Monday, September 03, 2007

Louisiana after

Started the holiday weekend with a series of exceedingly bummed out phone calls from my son, whose Kerouackian dream of motorcycling from Houston to Orlando was rudely interrupted by technical difficulties. Note for future ref: motorcycle repairmen spend holiday weekends living the Kerouackian dream. Kerouac did not carry a beeper. After working the computer and phones for a few hours, Gary and I headed over to Baton Rouge to truck boy and bike back to Florida.

I've been making that drive along I-10 at least four or five times a year since my kids were small, and there's much to love about it. The lumpy bumpy roads make your voice wobble when you sing "100 Bottles of Beer on the Wall". Sometimes you see alligators in the swamps below the bridges. Verdance and kudzu and lovebugs abound. Every little cafe and gas station bathroom has a dialect-rich conversation to eavesdrop upon. The humid generosity of the people, the dirty jeans on the little boys, the wilted plastic daisy flip-flops on the little girls.

It's cheesy to mention how I cried the first trip I made after Katrina or to conjure the broken Shoney's billboard and the truncated pines. People I met along the way weren't weepy about it. They were matter-of-fact, focused on bleaching stuff, or they were just flat pissed about the scandalous way funding was being passed around. Politics in LA have always had the moral smack of a drive-through daiquiri stand. Hard to wax sappy about a situation that smells as bad as that one did. Two years later, there are still scars and scandals, plus the Katrina trailers, but the drive-through daiquiri stands survive, as do the lovebugs and the salient courage of just folks. Louisiana is still her verdant, kudzu-drenched self.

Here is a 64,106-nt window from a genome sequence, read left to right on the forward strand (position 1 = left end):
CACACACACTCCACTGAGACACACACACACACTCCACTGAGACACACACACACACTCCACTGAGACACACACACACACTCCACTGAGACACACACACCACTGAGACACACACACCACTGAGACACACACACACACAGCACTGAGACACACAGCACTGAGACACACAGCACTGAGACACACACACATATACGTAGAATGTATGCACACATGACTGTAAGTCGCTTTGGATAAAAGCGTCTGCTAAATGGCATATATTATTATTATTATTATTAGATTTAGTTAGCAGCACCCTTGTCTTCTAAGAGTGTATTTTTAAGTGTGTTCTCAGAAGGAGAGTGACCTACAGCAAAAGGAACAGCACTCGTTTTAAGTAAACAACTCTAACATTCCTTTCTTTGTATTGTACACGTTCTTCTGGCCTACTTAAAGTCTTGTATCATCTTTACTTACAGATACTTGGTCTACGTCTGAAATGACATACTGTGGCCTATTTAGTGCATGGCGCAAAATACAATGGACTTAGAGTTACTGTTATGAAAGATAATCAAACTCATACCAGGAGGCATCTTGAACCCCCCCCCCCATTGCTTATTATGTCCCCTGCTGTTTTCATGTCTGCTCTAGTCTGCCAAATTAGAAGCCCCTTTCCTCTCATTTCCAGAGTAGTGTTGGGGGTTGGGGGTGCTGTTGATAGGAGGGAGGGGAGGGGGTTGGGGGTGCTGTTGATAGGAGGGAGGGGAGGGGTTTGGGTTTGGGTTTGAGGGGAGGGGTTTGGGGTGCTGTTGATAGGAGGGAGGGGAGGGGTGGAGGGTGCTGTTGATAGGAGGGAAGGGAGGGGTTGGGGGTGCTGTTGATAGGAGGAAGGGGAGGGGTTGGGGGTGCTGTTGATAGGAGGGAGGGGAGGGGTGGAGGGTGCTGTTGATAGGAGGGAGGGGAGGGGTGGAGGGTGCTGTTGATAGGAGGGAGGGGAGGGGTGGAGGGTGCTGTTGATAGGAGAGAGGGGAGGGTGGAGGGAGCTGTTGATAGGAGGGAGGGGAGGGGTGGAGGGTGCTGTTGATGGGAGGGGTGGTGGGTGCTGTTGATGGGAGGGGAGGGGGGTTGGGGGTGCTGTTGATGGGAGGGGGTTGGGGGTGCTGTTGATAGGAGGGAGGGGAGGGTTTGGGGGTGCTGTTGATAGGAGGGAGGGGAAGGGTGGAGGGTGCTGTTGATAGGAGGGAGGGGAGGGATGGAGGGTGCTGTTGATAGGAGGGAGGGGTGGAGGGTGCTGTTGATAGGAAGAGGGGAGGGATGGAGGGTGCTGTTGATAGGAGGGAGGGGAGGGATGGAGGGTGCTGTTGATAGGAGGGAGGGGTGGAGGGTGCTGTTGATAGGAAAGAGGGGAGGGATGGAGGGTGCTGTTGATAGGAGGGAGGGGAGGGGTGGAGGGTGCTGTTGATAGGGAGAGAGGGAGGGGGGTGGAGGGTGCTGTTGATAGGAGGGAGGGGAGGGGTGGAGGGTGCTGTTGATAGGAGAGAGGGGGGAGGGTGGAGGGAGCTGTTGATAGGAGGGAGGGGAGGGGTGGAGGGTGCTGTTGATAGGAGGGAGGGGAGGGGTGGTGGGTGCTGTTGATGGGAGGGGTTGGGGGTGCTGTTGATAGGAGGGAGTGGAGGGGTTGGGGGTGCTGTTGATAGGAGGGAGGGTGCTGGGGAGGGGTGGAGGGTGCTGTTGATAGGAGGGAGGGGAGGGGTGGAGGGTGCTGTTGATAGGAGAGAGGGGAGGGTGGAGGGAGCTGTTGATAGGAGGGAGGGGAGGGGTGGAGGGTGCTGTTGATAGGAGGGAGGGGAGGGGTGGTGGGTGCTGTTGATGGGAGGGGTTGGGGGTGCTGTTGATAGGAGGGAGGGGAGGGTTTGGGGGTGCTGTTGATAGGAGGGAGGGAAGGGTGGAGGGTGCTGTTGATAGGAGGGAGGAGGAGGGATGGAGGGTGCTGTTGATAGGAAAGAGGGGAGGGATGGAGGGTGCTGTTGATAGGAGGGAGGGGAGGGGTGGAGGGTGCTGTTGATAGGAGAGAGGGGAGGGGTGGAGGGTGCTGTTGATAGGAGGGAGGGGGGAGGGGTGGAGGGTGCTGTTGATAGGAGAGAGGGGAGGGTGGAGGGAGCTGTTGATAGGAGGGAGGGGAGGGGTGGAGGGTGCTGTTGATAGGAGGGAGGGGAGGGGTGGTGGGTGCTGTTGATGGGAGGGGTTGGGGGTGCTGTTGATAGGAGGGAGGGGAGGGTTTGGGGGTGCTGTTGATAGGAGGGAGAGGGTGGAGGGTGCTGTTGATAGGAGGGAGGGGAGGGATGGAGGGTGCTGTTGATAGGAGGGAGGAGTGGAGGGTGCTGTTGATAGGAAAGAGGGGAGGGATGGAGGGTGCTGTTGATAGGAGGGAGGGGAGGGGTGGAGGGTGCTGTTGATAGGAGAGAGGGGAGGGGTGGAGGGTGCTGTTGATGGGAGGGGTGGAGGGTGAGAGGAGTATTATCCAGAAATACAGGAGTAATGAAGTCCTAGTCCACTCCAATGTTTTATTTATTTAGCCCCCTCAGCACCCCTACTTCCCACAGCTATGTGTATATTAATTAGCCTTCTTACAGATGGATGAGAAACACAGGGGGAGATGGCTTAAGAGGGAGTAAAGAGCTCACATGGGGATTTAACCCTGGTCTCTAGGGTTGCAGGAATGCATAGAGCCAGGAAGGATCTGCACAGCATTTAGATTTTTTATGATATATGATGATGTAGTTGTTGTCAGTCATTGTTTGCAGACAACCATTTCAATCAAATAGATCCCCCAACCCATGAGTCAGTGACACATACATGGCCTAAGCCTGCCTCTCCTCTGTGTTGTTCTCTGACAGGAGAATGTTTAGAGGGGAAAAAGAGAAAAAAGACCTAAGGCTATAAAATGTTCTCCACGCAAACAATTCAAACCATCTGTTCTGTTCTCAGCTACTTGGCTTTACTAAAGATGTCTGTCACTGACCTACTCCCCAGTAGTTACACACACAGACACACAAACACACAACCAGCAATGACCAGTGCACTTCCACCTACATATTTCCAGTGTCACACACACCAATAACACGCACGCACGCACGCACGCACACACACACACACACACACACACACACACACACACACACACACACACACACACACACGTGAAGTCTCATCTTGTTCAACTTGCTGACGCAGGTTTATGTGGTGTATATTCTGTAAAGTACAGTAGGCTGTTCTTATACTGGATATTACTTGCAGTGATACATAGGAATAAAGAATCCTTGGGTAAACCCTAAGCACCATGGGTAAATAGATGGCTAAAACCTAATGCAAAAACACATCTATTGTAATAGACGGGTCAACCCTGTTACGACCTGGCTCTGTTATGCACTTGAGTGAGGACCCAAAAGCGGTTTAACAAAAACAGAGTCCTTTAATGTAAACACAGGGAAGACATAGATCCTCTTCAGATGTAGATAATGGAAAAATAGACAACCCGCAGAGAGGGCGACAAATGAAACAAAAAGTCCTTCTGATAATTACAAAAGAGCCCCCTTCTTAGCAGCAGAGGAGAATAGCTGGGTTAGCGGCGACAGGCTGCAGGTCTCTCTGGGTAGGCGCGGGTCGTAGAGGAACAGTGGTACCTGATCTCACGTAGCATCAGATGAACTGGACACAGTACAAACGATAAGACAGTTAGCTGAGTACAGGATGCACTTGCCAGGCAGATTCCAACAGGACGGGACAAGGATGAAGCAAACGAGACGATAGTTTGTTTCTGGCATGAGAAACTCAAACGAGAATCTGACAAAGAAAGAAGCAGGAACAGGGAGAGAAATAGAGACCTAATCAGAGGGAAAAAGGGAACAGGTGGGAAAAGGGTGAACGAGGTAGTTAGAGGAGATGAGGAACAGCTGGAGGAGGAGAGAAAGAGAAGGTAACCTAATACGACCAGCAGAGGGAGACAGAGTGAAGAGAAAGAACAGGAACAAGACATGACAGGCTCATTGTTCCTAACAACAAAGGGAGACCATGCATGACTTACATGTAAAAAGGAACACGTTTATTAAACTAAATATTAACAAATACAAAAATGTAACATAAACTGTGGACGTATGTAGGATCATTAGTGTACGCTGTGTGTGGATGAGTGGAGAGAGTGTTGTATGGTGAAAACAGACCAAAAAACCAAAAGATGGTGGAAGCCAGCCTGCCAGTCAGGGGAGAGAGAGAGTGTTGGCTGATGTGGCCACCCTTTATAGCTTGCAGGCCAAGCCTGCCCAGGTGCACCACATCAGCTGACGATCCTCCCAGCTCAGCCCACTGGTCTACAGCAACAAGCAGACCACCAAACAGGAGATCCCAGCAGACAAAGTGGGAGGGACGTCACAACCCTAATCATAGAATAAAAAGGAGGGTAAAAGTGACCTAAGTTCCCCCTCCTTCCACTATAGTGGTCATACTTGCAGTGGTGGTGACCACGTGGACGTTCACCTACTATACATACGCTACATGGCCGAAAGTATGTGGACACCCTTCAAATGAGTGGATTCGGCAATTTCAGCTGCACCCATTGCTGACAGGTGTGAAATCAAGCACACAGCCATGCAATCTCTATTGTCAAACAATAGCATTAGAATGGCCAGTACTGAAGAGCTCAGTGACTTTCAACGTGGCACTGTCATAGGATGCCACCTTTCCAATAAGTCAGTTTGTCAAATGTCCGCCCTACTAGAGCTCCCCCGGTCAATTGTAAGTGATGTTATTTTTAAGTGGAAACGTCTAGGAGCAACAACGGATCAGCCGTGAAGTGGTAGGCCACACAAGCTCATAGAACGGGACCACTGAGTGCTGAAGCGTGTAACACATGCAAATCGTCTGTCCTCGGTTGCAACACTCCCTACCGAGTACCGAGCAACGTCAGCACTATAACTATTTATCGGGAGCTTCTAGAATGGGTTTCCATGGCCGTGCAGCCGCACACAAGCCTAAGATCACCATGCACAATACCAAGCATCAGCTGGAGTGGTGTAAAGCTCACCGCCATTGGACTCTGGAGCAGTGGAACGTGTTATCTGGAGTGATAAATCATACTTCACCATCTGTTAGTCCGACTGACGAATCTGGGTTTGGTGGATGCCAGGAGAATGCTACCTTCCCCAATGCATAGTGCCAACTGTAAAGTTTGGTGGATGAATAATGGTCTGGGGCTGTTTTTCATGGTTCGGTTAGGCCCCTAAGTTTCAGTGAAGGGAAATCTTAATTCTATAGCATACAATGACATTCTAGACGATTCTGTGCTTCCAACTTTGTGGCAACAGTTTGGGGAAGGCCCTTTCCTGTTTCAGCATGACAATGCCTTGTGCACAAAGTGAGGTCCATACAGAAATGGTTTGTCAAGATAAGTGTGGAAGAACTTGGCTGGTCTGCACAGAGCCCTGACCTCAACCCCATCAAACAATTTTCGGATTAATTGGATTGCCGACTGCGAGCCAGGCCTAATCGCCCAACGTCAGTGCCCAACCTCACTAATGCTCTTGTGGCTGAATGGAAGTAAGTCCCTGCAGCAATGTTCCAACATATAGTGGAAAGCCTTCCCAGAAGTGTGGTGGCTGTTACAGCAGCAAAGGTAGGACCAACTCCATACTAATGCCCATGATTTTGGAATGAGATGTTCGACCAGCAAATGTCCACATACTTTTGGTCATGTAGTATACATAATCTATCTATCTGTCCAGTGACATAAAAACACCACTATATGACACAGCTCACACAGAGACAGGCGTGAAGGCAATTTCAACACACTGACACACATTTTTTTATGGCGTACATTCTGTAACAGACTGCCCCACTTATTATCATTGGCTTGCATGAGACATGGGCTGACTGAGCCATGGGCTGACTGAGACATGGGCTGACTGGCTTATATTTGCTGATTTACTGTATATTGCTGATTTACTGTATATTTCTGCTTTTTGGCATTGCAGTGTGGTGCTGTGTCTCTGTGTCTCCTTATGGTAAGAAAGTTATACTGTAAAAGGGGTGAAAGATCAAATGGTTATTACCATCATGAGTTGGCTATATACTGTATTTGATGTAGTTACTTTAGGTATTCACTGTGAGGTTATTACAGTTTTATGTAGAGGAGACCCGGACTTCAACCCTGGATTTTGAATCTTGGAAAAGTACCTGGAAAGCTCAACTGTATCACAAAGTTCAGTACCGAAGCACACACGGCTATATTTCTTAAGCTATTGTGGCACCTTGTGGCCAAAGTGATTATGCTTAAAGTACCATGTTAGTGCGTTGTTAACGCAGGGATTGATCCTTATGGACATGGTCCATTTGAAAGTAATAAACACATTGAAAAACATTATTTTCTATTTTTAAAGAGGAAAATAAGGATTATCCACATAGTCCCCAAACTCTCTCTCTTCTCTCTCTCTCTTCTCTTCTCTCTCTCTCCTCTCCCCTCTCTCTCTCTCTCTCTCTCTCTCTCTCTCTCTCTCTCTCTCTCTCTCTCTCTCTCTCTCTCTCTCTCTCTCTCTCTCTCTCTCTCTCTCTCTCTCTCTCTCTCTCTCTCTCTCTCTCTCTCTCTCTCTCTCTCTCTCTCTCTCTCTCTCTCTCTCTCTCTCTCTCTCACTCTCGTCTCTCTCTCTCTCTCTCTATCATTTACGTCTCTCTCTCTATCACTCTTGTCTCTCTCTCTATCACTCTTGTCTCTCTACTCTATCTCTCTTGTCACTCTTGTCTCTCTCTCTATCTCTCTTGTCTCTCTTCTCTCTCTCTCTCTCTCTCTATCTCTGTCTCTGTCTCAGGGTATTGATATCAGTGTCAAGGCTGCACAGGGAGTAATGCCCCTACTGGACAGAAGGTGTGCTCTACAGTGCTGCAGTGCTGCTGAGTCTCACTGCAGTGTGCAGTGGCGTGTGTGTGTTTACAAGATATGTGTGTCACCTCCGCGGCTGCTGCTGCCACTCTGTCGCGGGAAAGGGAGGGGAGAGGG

I lay last night listening to a guy in the motel swimming pool playing Marco Polo with his swarming nieces and nephews. That's the way life plays with us. Calls out. Hides, which is easy because we are so damn blind all the time. Calls out again. We keep swimming toward the sound. I love it that my son was not too grown up to let me and Gary rescue him. I'm actually a little jealous of his journey through the swamp.

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